Intramyocellular lipids are fats stored in droplets in muscle cells. They provide an important energy source for working muscle. During exercise, a large amount of circulating free fatty acids are directed into muscle cells for energy; during rest, incoming fatty acids are instead stored in the muscle cell as triglycerides for later burning. However, an increase in muscle insulin resistance, caused by obesity, diabetes mellitus type 2, and metabolic syndrome, will result in an excess accumulation of intramyocellular lipids.
Other expert opinions and researchers argue the exact opposite: that accumulation of intramyocellular lipids would, in fact, be the cause of the insulin resistance that leads to type II diabetes.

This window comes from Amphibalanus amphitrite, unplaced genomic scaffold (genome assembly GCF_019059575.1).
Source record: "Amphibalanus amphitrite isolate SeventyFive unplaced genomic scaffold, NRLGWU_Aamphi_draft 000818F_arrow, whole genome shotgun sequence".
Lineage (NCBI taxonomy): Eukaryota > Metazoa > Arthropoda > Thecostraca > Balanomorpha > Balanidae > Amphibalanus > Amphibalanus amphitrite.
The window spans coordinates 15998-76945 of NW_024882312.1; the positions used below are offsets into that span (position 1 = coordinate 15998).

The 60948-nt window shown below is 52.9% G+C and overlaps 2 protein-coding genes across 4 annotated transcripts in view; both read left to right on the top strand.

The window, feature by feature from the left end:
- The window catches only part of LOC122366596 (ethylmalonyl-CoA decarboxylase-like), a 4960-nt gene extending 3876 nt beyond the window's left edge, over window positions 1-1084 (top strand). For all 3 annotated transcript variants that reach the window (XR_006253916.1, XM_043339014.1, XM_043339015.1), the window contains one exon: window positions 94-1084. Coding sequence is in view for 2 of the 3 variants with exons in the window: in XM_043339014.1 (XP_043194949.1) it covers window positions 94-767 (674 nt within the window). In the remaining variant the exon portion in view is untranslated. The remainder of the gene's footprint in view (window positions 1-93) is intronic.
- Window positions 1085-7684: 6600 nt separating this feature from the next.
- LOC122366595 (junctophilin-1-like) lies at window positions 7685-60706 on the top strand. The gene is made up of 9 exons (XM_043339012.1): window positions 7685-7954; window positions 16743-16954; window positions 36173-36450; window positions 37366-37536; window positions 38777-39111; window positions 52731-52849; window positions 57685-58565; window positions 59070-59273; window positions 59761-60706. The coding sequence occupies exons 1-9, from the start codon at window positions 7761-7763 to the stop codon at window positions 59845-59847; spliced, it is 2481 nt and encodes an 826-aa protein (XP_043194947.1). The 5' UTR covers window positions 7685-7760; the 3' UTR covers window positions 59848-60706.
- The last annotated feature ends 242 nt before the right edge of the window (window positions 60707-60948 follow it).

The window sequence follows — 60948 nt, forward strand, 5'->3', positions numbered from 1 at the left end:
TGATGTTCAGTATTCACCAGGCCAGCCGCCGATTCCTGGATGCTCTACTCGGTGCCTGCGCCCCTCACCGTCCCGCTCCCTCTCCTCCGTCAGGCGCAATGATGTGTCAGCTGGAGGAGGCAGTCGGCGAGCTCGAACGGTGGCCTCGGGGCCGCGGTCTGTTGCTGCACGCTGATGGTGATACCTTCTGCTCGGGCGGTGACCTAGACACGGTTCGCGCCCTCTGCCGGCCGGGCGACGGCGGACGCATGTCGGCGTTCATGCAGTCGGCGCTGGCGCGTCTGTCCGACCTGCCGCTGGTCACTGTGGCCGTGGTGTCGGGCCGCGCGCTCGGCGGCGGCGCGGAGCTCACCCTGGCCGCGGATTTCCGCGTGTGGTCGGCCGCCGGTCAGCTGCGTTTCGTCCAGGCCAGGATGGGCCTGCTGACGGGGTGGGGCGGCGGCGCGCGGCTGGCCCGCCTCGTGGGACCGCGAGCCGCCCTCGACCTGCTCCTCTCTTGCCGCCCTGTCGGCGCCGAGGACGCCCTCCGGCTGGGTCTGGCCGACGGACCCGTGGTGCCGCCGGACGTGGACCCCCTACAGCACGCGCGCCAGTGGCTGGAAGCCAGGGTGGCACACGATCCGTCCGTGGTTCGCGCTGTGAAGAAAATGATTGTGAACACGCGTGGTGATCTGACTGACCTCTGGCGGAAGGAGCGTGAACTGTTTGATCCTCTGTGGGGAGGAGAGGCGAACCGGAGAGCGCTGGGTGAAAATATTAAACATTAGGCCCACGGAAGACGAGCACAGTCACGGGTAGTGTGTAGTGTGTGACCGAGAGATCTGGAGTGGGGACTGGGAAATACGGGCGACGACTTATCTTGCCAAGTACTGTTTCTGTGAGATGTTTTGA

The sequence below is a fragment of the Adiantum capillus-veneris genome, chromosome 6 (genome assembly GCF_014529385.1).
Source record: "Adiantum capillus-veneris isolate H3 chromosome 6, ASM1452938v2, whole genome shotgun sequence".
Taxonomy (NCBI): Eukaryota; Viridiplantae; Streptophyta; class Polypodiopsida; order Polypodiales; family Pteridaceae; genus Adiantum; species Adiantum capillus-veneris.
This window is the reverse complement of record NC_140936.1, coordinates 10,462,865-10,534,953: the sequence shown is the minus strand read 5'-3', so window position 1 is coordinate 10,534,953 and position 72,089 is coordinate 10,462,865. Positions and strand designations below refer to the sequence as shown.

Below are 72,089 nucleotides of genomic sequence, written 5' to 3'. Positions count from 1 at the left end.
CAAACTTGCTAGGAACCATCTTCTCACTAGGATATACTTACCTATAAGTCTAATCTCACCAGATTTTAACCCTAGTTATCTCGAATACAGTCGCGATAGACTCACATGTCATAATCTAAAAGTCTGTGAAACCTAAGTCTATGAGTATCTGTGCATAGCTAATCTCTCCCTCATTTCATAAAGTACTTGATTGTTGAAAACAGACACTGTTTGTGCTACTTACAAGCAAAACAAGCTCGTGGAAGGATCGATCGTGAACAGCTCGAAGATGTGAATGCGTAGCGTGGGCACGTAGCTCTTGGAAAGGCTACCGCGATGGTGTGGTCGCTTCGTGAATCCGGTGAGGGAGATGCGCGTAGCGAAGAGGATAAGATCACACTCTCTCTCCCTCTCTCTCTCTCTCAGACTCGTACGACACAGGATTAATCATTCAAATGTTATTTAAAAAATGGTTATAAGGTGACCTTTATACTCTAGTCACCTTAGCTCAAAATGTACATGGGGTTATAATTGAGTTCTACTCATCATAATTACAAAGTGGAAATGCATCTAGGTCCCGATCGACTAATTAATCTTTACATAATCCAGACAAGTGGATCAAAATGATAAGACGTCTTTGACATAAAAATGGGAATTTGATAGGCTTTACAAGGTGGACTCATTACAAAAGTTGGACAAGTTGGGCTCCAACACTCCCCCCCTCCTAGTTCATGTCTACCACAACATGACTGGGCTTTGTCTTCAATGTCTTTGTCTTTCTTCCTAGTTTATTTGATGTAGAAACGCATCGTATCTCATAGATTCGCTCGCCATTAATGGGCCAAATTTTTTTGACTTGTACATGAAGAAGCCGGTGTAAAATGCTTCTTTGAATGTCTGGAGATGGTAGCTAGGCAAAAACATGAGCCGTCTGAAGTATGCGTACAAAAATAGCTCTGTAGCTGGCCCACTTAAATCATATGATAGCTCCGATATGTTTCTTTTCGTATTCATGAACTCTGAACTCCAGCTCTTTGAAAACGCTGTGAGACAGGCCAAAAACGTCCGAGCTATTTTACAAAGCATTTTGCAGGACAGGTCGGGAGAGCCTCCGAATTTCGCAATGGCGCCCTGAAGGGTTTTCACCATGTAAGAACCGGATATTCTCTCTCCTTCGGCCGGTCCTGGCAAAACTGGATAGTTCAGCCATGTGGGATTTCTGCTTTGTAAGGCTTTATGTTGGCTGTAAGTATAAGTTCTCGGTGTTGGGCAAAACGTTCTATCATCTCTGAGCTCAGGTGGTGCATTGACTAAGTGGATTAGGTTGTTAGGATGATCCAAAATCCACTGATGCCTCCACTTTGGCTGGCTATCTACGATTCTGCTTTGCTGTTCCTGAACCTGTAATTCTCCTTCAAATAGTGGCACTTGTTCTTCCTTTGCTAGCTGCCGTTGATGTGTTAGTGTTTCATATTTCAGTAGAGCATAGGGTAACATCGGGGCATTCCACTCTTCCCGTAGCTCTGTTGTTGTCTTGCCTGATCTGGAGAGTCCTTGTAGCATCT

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- Guo ZK (2007). "Intramyocellular lipid kinetics and insulin resistance". Lipids Health Dis. 6: 18. doi:10.1186/1476-511X-6-18. PMC 1971250. PMID 17650308.
- Greco AV, Mingrone G, Giancaterini A, Manco M, Morroni M, Cinti S, Granzotto M, Vettor R, Camastra S, Ferrannini E (2002). "Insulin resistance in morbid obesity: reversal with intramyocellular fat depletion". Diabetes. 51 (1): 144–51. doi:10.2337/diabetes.51.1.144. PMID 11756334.
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